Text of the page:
The dough took nearly two hours to double in the bannetons; most likely because it was still warming during that time.  Given the long hold in the refrigerator and the lengthy final fermentation, I was concerned that most of the free sugars in the flour might have been consumed by the yeasts.  As a result, I applied an egg wash to the loaves before slashing them and then baking them in a dry oven.

I needn't have worried.  As you can see in the photos, the slashed areas that are free of any egg wash are nearly as dark as the crust which has the egg wash.  Oven spring was good but not explosive.  The crumb, which I did not photograph, is very typical of this bread: fine textured with even distribution of small alveoli and slightly golden in color.

One thing you should know about me: if it were possible to rank artistic capabilities on a scale of 1 to 10, I'd score somewhere around a -2.  Nevertheless, I played with some decorative scoring on these loaves (the results support my previous statement) and I am pleased beyond any reasonable expectation with the way that they look.  Foolish, I know, but whoever said pride was reasonable?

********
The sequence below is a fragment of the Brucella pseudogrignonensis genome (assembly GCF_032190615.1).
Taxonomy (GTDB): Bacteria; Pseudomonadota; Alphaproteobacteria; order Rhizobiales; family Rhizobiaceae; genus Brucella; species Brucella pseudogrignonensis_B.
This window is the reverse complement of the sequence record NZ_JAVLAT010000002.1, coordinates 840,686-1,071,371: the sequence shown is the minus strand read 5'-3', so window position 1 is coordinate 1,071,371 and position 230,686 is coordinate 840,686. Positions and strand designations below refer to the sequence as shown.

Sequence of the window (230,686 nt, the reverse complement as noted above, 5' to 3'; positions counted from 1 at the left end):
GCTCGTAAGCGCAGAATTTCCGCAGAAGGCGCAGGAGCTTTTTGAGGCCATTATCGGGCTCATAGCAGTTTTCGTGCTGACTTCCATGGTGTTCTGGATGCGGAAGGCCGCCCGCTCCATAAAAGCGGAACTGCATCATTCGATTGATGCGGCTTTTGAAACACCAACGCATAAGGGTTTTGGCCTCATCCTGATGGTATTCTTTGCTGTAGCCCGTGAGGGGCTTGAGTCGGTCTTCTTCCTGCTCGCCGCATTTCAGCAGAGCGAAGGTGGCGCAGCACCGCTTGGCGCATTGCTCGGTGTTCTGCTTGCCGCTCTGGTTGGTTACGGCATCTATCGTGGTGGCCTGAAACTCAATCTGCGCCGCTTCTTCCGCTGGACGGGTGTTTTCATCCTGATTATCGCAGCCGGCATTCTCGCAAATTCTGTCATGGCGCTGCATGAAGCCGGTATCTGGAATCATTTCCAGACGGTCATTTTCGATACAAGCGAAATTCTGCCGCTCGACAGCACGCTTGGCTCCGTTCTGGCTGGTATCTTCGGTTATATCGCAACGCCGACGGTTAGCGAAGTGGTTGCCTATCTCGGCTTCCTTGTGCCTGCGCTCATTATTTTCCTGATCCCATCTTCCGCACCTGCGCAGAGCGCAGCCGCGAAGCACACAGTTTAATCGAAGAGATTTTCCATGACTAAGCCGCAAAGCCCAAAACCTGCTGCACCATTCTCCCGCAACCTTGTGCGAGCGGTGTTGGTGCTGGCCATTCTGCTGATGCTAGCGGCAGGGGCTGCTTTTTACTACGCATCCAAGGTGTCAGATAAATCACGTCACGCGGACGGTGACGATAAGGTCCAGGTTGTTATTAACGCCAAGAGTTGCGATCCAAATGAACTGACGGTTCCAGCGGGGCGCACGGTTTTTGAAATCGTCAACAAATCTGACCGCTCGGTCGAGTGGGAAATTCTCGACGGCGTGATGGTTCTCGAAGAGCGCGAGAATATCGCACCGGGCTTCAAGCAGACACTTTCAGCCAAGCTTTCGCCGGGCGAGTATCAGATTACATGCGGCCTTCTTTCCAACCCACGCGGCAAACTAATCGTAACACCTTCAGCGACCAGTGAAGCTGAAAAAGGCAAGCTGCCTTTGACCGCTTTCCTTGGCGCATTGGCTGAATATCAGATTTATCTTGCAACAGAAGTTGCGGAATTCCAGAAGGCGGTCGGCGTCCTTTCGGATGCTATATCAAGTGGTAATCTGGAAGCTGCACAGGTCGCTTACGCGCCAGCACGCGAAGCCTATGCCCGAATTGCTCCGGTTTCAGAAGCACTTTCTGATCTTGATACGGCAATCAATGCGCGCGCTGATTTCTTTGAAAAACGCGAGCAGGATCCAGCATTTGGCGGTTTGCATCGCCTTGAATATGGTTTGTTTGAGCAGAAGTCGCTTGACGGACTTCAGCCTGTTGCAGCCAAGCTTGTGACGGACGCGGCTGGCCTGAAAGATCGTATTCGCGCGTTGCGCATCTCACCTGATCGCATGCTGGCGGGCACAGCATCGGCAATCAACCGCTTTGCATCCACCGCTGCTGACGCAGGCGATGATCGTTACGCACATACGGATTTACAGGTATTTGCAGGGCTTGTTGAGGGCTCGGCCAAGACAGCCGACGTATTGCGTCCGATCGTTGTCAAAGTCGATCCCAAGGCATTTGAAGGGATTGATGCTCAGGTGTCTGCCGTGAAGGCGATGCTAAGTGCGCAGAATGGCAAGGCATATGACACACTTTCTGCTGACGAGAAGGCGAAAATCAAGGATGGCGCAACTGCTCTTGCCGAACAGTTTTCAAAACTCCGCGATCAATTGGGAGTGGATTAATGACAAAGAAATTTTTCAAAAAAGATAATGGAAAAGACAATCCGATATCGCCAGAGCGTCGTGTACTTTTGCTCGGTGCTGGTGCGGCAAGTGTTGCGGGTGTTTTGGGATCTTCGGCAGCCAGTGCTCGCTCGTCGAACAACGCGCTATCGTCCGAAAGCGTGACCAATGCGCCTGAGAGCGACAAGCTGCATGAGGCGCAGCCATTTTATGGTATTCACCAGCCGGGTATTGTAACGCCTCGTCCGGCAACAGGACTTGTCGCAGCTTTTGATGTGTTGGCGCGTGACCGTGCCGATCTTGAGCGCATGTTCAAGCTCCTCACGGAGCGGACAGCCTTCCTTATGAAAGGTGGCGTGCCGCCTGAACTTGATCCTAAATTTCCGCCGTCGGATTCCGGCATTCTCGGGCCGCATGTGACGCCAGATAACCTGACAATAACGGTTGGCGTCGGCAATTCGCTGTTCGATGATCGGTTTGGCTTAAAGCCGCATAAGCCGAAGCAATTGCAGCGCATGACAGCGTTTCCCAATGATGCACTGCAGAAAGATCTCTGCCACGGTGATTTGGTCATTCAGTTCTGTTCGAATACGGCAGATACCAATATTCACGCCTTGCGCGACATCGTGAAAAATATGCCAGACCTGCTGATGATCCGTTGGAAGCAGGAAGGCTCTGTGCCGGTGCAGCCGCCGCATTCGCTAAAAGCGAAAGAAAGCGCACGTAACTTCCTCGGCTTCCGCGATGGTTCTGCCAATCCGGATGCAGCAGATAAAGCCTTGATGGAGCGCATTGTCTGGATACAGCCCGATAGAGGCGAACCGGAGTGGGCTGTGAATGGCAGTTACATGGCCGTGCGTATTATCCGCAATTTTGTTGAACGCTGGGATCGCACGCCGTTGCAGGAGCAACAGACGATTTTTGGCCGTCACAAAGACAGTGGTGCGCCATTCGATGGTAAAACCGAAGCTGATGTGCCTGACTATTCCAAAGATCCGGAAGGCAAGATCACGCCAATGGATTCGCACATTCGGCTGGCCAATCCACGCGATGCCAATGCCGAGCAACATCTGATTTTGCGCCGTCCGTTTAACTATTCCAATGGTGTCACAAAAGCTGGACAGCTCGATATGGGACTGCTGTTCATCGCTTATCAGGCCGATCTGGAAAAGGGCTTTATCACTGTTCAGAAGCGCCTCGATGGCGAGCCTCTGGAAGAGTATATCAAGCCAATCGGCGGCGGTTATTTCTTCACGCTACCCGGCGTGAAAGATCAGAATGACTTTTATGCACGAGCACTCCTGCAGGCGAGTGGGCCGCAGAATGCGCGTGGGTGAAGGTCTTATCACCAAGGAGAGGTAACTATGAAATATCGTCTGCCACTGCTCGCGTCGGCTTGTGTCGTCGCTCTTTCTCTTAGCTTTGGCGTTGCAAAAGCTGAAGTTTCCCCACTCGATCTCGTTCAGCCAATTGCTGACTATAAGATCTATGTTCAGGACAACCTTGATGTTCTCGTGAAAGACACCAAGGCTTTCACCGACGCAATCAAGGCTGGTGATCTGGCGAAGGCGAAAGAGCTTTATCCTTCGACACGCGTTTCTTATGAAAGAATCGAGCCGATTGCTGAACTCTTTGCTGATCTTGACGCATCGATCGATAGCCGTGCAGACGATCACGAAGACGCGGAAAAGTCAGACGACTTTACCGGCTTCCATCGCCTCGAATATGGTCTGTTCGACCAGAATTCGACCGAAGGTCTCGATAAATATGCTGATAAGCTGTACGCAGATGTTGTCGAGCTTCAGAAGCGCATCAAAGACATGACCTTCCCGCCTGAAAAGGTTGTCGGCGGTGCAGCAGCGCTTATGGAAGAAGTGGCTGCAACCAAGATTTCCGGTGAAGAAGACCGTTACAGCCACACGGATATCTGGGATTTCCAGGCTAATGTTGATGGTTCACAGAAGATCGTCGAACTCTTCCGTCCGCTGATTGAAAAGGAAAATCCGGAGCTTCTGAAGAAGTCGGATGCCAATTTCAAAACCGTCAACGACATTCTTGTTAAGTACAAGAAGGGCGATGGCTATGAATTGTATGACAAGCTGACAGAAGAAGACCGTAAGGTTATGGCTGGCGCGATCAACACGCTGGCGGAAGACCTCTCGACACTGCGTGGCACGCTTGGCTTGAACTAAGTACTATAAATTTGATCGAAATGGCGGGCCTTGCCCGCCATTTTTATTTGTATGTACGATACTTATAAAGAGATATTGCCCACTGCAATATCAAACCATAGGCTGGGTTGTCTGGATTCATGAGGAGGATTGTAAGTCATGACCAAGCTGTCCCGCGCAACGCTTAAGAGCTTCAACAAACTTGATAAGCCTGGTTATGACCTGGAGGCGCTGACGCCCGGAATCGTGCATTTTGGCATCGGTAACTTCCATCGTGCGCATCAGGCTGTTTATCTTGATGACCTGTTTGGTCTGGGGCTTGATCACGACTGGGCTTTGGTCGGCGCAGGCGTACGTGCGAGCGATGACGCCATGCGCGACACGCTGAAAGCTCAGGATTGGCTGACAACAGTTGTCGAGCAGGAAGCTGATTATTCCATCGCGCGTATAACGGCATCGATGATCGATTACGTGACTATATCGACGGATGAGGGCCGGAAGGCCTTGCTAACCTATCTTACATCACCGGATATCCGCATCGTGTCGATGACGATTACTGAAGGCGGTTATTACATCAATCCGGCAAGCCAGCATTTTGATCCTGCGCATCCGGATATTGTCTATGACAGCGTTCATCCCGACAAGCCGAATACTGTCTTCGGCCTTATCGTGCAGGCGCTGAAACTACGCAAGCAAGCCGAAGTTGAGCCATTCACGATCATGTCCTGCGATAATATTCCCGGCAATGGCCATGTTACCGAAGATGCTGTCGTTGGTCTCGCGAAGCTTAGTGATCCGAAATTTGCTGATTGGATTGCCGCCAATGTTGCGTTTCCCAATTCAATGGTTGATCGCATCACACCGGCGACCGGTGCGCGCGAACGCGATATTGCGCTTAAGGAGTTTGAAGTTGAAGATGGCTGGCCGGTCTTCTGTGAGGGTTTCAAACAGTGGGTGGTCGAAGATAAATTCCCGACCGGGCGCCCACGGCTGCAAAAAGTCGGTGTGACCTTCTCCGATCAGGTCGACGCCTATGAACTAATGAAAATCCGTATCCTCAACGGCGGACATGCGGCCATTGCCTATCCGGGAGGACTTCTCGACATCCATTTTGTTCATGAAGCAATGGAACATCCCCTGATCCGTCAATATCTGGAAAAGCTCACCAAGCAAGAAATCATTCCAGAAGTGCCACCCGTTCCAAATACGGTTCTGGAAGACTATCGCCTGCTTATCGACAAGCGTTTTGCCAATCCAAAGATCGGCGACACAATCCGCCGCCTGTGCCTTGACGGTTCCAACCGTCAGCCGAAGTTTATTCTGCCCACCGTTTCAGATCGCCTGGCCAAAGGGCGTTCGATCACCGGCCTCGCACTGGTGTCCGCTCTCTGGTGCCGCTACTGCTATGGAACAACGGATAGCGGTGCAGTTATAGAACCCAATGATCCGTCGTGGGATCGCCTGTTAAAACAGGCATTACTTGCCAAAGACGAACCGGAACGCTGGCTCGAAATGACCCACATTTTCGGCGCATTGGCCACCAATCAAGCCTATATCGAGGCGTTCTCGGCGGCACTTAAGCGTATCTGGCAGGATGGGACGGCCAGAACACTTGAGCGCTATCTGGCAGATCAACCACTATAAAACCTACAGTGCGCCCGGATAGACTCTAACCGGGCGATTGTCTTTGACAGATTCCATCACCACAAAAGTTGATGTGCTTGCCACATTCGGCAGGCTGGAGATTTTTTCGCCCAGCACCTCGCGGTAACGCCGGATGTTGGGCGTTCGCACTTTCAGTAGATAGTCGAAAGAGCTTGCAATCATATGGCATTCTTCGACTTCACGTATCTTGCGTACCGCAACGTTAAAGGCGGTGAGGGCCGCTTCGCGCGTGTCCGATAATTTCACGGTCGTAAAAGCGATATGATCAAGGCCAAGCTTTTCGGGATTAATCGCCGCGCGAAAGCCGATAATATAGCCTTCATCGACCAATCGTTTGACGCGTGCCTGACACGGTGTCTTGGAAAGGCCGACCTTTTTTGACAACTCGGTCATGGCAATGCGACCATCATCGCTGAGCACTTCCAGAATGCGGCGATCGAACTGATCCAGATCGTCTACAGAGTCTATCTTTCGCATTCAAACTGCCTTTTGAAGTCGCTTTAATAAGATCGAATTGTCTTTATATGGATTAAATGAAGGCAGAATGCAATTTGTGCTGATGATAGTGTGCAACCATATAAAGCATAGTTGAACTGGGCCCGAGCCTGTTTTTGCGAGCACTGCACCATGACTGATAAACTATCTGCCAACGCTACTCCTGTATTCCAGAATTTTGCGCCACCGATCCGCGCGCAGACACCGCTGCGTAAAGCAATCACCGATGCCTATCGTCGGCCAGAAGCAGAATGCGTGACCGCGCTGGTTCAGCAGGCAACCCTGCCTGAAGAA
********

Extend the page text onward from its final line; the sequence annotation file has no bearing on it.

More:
One unanticipated result of this of scoring pattern, bi-lateral symmetry on two axes, is that it turns a round loaf into nearly a square loaf.  Look, Ma, no pans!  Yes, I'm aware that scoring affects loaf shape, but this was an outcome that I hadn't observed in previous bakes.  Maybe it is because the others didn't have the secondary slashing between the primary axes.  Or sunspots were especially active that day.  Or...

Paul

Comments

Janetcook's picture
Janetcook

Hi Paul,

I like to think it was skill applied while sunspots were especially active :*)

Beautiful loaves and the scoring looks like beyond professionally done.  I love the shape.  They look very festive.

Your timing on posting is very apropos.  I am toying with doughs to see how long I can keep them refrigerated too so that I can bake part of a dough on one day and save some for later….My usually bread hungry 17 year old is working on developing a "6 pack" so his bread consumption has dropped considerably - to the point of my mini loaves actually becoming stale before they are eaten…What's a mother to do but bake less without creating more work while still keeping in step with my daily baking routine for others.  Now I feel a bit more confident in moving forward in my latest bread experimenting.